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Patients stuck on NHS waiting lists for at least 18 months will be offered Private treatment

Photo: Henry Nicholls/WPA Pool/Getty Images

New reforms outlined by the Secretary of State for Health and Care were set out in a speech at the Royal College of Physicians, London.

Patients on NHS waiting lists for over 18 months will be offered private treatment for free, under plans outlined by Sajid Javid.

The Secretary of State has been keen to hand greater control and choice to patients over their care since the relaxation of pandemic rules. He believes that by expanding the “right to choose” care will be sped up for six million people who languish on waiting lists.

In the speech he said,Taken together, it’s clear we were always going to come to a crossroads: a point where we must choose between endlessly putting in more and more money, or reforming how we do healthcare,’ he will say in his address at the Royal College of Physicians. 

“There were major challenges before the pandemic. Pressures in social care were rising substantially too.

“But without the pandemic, the Covid backlogs, an even more stretched workforce and other new pressures, that choice might have been many years down the line.

“The shock of Covid and the urgent need for recovery has brought us to this crossroads right now. I choose reform.”

Waiting lists at an all-time high:

The number of people waiting for an operation in the NHS has hit an all-time high as 6 million people waited for treatment in October, up from 5.8 million the previous month while the number of patients waiting more than a year rose from 300,566 in September to 312,665 in October.

The number of patients waiting more than two years for an operation rose substantially from 12,491 in September to more than 16,225 in October.

The NHS has also recorded the highest number of people waiting more than 12 hours in A&E since data collections began, with 10,646 people delayed in November this year, up from 2,148 in November 2020.

Final Thought:

Viewpoints on private healthcare in the UK tend to be deeply tainted by politics. Thatcherites look to a functioning private healthcare system as a source of market led innovation and alternative management structures that seem simple when faced with the complex giant that is the NHS.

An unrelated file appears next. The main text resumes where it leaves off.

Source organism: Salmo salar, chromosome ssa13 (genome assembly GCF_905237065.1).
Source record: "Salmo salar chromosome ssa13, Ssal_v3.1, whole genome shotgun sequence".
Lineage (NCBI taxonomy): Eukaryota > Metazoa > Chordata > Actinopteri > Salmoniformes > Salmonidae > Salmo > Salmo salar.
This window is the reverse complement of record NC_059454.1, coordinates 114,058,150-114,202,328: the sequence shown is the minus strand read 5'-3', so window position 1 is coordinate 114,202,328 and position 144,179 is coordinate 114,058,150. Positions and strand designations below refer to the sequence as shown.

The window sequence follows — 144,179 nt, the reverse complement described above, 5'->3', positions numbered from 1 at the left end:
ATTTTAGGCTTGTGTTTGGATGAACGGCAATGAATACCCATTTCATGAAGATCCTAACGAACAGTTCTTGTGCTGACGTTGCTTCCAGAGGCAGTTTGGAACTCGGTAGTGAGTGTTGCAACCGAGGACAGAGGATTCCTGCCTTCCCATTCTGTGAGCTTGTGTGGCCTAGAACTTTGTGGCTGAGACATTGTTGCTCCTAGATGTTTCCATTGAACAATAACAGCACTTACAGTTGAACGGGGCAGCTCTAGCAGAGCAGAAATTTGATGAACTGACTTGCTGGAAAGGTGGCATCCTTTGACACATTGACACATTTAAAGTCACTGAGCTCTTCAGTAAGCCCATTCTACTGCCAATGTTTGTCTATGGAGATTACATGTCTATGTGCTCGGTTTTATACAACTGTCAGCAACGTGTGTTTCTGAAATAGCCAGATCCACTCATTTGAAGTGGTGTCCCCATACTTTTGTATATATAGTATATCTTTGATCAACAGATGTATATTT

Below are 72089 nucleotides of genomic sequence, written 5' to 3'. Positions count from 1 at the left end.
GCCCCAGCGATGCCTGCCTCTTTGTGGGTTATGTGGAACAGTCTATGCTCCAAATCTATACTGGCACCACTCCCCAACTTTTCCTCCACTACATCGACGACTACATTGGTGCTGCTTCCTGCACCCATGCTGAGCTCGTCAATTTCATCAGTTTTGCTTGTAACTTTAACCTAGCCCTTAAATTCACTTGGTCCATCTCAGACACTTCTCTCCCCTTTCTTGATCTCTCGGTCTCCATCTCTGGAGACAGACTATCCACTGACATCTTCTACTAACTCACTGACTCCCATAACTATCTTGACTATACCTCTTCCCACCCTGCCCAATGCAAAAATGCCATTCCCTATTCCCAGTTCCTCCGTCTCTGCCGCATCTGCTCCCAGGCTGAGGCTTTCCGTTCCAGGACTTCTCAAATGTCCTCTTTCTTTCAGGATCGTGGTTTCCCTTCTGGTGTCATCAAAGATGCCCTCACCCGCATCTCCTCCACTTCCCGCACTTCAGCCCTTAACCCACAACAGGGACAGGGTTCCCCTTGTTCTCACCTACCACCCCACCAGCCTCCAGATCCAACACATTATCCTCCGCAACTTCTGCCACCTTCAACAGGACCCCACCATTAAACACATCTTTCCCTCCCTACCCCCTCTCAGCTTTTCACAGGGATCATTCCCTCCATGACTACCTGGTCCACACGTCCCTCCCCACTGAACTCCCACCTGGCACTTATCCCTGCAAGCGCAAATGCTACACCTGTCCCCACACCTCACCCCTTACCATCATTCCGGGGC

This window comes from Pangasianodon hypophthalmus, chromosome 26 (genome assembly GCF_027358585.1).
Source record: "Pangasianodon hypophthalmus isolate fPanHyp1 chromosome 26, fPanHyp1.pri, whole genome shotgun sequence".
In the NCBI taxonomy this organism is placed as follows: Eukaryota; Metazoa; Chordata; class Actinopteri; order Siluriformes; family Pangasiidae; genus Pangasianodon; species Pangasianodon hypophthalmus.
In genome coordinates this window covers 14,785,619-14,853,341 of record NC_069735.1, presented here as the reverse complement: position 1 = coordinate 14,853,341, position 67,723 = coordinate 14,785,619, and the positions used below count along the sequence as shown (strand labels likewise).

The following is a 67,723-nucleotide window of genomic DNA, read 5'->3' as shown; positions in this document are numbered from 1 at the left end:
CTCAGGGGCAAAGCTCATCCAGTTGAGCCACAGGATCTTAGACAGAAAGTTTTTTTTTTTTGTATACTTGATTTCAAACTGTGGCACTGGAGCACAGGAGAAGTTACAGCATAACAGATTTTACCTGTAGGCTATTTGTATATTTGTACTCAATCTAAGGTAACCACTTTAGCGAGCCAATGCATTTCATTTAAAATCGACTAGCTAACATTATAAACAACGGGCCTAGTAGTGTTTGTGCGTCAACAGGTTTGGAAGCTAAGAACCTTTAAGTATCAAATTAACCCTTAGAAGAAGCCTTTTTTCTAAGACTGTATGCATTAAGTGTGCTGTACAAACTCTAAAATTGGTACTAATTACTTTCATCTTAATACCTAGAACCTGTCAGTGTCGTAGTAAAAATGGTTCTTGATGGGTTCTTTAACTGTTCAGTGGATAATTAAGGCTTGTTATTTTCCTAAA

The left sees in private healthcare a system funded by the queue-jumping rich who refuse or vote against paying enough tax to provide the healthcare services they demand to everyone.

It is true that the NHS is in dire straights and waiting list are at record levels. With an ageing population and the pandemic recovery this is to be expected. The question is what the true price of purchasing private healthcare capacity will be?

Is the procurement of private healthcare a pragmatic stopgap to clear a temporary crisis, or should these funds be used to build capacity within the NHS? Any investment in private capacity will serve the wealthy users of private health services for years to come, but is that a price worth paying to help people on waiting lists now?

For the Conservative Party, the conundrum is should they further diminish state capacity as they lean on market solutions? For the Labour Party the question is whether they are willing to bend their principles to find answers in a crisis.

The relationship between the Conservative Party and private healthcare has been a challenging one electorally for many years. There are those on the left that will criticise any announcement of more private sector involvement in the delivery of health and care.

However, as it stands there has been very little criticism from a Labour leadership that has shifted its support towards a mixed-economy approach towards the delivery of public services.

Choice is something the Conservative Party has jostled with for many years, however the challenge with this doctrine has always been that the system is in charge. Choice, as defined by the Secretary of State, is a misnomer – the patient will be able to choose whether they get their service after 18 months of waiting and it does not seem that they will be able to decide which provider they get.

Guess who will get to decide the independent provider of choice – the NHS.

The full speech can be found here: https://www.gov.uk/government/speeches/health-and-social-care-secretary-speech-on-health-reform

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